The Return Of The Medicare Bounty Hunters

bounty%20hunter.jpgIn the 1990’s there was a system in place that seemed reasonable at the time. The government hired private companies to audit hospital cost reports on the government’s behalf and to add additional incentive, those companies, generally large insurance companies, would receive bonuses based upon funds recovered. This lead to a sort of system where there were “gotcha” games between the auditors and providers, the providers would try and maximize their reimbursement knowing that the auditors would be specifically looking for places to cut.
Making matters worse, the auditors tended to ignore “errors” that benefited the providers because those errors didn’t benefit the government contractors. So too, the providers, in analyzing and contesting the audits through the appeals process would only report “errors” that benefited the providers. This system eventually led to the prosecution of a number of hospital executives as well as one of the largest whistleblower cases ever. (Click here to read more about John W. Schilling and the case against HCA/Columbia) The government ended that incentive program in part because of the gaming of the system it produced.
Well, it is back again. The government has contractors, called recovery audit contractors, or RACs that receive between 9-12% of overpayment funds they recover on behalf of the government on Medicare audits. In just three years, they have reportedly collected over $1 billion dollars. The only problem, except that the last time it produced somewhat unseemly results, is that these contractors are required to report to law enforcement instances of criminal fraud as opposed to billing errors or overpayment.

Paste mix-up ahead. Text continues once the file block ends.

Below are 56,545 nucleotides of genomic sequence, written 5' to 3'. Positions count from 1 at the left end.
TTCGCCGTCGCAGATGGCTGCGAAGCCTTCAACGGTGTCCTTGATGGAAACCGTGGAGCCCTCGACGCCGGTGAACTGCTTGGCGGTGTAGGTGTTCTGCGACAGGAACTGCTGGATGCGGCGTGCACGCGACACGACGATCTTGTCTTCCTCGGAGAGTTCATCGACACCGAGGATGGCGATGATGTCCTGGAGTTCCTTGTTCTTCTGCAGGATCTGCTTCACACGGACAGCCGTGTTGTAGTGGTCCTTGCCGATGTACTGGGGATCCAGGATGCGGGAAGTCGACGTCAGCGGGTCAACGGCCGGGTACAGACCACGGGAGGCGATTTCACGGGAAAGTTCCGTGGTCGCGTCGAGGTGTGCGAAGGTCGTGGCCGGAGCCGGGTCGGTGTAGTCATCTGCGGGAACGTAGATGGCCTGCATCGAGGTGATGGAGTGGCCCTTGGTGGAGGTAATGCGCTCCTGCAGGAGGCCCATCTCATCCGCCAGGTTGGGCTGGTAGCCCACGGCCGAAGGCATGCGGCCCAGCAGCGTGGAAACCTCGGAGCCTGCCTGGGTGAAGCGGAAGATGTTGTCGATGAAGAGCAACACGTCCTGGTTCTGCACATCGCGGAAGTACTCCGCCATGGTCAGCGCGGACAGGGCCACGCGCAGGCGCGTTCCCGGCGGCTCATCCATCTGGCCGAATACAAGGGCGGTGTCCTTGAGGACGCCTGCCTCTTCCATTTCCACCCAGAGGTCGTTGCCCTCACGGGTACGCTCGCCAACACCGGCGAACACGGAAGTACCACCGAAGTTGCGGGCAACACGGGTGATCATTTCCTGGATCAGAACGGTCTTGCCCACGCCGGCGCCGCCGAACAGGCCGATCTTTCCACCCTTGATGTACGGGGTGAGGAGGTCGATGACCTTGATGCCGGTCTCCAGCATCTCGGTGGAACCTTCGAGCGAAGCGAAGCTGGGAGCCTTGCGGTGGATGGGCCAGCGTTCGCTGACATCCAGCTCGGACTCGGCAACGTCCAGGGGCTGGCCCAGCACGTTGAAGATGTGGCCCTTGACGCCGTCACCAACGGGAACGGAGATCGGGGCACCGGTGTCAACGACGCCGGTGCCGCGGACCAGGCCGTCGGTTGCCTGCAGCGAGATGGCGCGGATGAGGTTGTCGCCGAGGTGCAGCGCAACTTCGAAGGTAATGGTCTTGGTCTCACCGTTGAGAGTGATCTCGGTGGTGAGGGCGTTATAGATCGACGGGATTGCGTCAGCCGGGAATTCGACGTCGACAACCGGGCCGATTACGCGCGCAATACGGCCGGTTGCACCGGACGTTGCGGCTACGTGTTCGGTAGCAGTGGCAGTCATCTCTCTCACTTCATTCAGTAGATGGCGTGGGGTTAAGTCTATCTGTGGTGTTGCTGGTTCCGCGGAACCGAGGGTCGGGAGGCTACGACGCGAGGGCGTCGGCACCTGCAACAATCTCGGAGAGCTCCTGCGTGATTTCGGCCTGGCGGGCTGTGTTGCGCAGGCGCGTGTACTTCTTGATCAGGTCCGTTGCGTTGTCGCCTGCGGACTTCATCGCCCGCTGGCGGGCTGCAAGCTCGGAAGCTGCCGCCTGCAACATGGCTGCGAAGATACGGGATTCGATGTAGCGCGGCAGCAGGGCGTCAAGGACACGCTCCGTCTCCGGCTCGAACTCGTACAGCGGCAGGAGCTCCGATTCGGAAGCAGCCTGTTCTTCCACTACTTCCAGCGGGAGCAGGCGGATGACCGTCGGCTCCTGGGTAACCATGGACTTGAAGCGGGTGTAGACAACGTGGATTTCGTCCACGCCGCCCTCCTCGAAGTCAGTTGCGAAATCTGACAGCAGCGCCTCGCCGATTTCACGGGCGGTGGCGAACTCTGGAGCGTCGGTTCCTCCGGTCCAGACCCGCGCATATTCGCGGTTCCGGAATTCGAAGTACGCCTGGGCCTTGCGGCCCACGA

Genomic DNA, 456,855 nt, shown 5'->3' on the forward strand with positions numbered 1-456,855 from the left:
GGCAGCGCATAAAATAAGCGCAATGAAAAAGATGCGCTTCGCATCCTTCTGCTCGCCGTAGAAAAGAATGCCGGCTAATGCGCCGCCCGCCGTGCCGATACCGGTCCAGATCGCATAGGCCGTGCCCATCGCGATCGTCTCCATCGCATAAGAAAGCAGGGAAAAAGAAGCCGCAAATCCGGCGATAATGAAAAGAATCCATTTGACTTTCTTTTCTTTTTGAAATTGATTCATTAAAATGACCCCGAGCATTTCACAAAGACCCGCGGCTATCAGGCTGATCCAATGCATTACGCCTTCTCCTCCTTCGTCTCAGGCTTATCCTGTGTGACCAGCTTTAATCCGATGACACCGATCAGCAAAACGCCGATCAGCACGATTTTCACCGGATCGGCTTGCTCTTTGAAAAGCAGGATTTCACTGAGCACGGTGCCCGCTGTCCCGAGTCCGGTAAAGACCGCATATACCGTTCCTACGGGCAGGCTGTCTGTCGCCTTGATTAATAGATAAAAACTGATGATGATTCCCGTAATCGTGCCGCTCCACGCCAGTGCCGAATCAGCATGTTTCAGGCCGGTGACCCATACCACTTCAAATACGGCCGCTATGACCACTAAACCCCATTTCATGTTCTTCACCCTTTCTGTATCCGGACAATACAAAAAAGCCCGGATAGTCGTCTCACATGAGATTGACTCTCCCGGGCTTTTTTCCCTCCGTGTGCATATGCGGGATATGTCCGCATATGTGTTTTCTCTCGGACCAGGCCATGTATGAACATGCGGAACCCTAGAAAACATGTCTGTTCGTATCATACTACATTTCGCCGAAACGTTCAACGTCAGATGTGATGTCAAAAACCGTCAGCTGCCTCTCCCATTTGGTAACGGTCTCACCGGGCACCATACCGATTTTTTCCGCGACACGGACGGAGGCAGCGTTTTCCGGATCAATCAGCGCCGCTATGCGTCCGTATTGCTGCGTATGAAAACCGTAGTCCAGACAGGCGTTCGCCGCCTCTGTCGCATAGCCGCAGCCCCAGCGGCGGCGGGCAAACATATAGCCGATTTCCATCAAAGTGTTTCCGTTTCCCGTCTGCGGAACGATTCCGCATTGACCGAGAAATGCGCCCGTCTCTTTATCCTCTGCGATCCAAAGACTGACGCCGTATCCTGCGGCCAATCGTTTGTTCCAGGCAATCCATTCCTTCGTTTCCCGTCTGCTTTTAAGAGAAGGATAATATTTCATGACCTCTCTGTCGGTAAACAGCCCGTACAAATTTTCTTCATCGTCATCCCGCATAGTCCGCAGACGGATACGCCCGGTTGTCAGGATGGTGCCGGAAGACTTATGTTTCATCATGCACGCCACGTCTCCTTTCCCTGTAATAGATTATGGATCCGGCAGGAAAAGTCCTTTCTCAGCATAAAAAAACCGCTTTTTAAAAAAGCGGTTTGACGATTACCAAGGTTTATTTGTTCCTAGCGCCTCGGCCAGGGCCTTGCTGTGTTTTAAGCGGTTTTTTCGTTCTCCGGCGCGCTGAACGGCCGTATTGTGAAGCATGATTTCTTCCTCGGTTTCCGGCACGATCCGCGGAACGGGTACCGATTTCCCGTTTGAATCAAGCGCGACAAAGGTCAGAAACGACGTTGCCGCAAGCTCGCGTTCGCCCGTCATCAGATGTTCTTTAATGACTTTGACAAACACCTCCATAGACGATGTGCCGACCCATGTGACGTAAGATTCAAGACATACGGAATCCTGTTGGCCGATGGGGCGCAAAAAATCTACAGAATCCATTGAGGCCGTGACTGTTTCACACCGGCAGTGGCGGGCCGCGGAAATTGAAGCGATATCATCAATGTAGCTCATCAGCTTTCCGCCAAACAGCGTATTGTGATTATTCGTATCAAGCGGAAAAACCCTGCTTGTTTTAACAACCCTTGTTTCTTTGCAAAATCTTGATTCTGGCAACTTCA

To date, only two cases have been referred to for criminal prosecution. The motive, you might suspect, is financial. The RACs don’t get any money for cases referred for criminal prosecution, only for their own recoveries. This suggests that the RACs are erring on the side of overpayment as opposed to fraud, which still benefits the government as well as the RAC and the provider; no harm, no foul. However, the implicit or explicit threat of criminal referral may be an interesting bargaining tool to make these recoveries. Another interesting twist is that the RACs can go back and audit the same providers over and over again, collecting on overpayments (not fraud) no matter how many times the provider makes the same errors.
To read more, click here.